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From 30 Years to a Matter of Weeks
Hyak’s Compute Power and Speed Pushes Research Forward
David Beck is an eScientist, member of the UW Chemical Engineering faculty, and bioinformaticist who works with The Lidstrom Laboratory and Hackett labs. The Lidstrom lab focuses on genomics and transcriptomics research, the Hackett lab on proteomics and transcriptomics.
Much of the work of both labs emphasizes genome-wide investigations, which benefit from the creative application of large-scale compute resources. In simple terms, the work is to collect raw data from the environment or in vitro mimics of environmental conditions, then to collate, assemble and analyze it. All of these tasks are computationally intensive and require significant data storage space.
Beck is also the creator of pdqBLAST, a software tool created through the collaboration between the eScience Institute and the Lidstrom and Hackett labs, with the use of Hyak. pdqBLAST has enabled the Lidstrom lab to run “all against all” queries on databases containing tens of millions of sequences.
The Lidstrom lab is interested in biogeochemical cycling: how methane gets into the atmosphere, how it is removed from the atmosphere and how CO2 can be incorporated from the atmosphere. In addition to understanding these processes from a microbiological perspective, the potential exists to tap some of these biological entities for the purpose of biofuels.
The Hackett lab performs a range of proteomics and transcriptomics work, from dental pathogen research to biogeochemical recycling.
The Computational Challenge
To illustrate the power of Hyak, Beck described a recent, typical job that he ran with pdqBLAST for the Lidstrom lab. In this case, the two data sets consisted of 60 million unattributed RNA sequences, which must be run against 10 million known protein sequences. The goal was to identify proteins that may be derived from the RNA sequences. pdqBLAST provides an infrastructure for running this query on Hyak, taking advantage of Hyak’s significant storage capacity, bandwidth and computational power.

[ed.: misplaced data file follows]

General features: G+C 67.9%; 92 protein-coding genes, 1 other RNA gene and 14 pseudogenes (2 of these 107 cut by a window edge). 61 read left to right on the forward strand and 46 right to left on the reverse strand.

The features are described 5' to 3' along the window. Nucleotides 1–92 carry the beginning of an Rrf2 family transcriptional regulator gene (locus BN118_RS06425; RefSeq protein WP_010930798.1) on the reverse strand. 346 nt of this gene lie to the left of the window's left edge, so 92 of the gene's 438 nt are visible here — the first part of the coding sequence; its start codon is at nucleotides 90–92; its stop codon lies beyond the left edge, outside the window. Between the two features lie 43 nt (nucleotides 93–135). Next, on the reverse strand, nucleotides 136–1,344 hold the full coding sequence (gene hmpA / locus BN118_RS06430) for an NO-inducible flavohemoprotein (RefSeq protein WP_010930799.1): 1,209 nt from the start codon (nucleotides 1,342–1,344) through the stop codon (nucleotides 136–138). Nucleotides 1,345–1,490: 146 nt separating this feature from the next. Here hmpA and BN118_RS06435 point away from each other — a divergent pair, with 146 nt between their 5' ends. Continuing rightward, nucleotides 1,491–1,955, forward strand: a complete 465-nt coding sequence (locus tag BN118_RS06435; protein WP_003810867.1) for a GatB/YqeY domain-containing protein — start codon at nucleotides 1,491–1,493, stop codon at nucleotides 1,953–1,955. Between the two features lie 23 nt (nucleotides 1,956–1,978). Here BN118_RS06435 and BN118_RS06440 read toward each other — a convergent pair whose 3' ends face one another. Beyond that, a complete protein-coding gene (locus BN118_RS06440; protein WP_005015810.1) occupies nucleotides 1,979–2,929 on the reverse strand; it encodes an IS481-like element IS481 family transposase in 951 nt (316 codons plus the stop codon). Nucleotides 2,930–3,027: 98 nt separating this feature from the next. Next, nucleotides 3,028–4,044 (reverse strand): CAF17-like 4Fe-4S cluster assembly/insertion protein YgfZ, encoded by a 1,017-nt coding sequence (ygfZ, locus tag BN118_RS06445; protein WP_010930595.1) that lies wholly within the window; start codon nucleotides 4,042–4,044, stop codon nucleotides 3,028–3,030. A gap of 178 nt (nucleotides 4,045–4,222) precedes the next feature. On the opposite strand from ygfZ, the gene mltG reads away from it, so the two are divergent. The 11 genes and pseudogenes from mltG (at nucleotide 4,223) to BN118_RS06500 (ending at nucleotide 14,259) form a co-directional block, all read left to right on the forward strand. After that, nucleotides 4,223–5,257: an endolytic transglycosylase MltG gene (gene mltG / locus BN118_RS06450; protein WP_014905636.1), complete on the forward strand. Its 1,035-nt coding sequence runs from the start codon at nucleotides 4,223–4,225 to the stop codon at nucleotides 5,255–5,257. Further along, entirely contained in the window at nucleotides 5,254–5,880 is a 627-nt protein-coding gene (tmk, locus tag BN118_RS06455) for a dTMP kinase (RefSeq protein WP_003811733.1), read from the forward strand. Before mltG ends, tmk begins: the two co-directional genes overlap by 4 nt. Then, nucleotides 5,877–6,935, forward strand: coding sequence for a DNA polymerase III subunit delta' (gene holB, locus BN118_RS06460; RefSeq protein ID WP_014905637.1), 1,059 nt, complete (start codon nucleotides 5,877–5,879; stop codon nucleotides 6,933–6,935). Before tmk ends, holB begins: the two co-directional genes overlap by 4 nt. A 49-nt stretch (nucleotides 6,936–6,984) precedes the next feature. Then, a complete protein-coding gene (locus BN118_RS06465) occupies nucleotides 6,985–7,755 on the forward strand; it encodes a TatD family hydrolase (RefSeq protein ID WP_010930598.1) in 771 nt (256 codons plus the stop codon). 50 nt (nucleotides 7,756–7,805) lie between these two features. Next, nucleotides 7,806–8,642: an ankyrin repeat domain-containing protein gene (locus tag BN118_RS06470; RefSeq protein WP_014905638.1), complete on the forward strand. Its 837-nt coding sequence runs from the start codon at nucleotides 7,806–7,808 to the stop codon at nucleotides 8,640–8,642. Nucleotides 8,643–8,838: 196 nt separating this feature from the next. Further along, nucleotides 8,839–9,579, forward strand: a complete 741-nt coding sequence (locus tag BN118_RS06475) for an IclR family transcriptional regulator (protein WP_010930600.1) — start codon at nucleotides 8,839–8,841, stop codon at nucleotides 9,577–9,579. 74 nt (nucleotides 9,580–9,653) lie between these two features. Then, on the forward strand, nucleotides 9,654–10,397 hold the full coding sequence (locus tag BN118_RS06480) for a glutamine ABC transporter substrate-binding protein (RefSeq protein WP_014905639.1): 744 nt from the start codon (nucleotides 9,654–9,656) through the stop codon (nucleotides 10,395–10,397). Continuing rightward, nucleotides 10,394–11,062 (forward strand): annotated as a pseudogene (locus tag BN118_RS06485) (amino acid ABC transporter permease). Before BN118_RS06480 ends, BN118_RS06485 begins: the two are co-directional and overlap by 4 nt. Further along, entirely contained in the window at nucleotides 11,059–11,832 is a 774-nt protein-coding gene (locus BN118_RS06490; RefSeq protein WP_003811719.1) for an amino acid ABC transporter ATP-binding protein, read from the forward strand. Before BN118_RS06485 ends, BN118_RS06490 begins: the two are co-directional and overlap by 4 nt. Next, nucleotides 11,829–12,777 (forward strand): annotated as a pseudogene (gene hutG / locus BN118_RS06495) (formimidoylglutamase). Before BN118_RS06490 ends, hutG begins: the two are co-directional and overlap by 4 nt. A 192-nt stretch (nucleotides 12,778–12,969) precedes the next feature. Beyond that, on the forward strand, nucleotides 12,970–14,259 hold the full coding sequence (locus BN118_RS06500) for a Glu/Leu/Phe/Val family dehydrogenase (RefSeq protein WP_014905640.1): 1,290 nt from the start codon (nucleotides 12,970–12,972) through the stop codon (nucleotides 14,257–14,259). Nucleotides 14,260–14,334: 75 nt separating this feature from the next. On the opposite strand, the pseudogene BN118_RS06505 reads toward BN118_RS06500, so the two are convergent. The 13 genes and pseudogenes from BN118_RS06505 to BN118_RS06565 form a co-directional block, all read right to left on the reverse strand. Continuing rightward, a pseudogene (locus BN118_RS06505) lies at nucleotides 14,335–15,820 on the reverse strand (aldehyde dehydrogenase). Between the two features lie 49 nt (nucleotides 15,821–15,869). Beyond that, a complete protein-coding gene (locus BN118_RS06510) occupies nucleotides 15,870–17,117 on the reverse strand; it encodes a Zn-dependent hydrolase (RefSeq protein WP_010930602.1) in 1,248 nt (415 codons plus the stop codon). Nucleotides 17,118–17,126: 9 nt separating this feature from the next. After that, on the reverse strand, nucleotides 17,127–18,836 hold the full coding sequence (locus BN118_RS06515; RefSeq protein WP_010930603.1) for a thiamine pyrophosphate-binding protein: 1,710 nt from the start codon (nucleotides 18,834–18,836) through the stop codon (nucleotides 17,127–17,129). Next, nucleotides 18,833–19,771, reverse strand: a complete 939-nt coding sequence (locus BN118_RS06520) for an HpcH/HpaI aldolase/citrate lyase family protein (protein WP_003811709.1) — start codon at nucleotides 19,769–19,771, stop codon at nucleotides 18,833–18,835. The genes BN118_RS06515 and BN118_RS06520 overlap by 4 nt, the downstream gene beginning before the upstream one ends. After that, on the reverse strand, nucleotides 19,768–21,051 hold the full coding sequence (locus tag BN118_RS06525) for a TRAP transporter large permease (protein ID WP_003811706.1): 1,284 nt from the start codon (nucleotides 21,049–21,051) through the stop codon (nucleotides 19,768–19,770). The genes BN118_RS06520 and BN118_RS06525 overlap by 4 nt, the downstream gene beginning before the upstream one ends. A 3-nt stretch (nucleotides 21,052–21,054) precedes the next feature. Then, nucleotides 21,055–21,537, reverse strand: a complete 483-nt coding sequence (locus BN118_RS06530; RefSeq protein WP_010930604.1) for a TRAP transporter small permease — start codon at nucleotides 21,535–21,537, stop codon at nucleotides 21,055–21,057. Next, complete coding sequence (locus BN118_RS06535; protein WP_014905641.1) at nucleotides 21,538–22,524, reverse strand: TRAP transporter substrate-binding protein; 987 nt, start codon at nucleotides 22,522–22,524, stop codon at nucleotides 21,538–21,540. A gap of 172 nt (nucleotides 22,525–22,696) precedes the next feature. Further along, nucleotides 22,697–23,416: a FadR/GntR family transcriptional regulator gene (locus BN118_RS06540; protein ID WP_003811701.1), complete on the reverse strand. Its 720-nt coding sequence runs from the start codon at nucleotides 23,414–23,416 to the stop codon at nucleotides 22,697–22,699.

Superior Storage and Bandwidth
Both data sets reside in the central data store, then are pushed to, in this case, 70 nodes. Each node in Hyak received a copy of the complete set of known protein sequences and a subset of the unattributed RNA sequences. Hyak’s excellent bandwidth accommodates this simultaneous push from central storage to 70 nodes.
The query ran on these 70 nodes, with 8 cores per node, for 20 days. Multiplying those figures by 24, the result is 268,800 hours: the number of hours required for the job to complete. If it were possible (or desirable) to run such a query on one core at a time, this job would take 30 years to complete. Hyak made that computation possible in a matter of weeks due to its enormous storage capacity, its bandwidth and its compute power.
pdqBLAST applied to queries of this sort is well suited to Hyak. Specifically, Hyak offers the ability to perform week-long queries over large numbers of nodes. Tasks of this sort are difficult to arrange on existing systems at national supercomputer centers. As bioinformatics workloads of this sort scale up, Hyak serves as a valuable development platform for the next generation of petascale data intensive computers currently under development.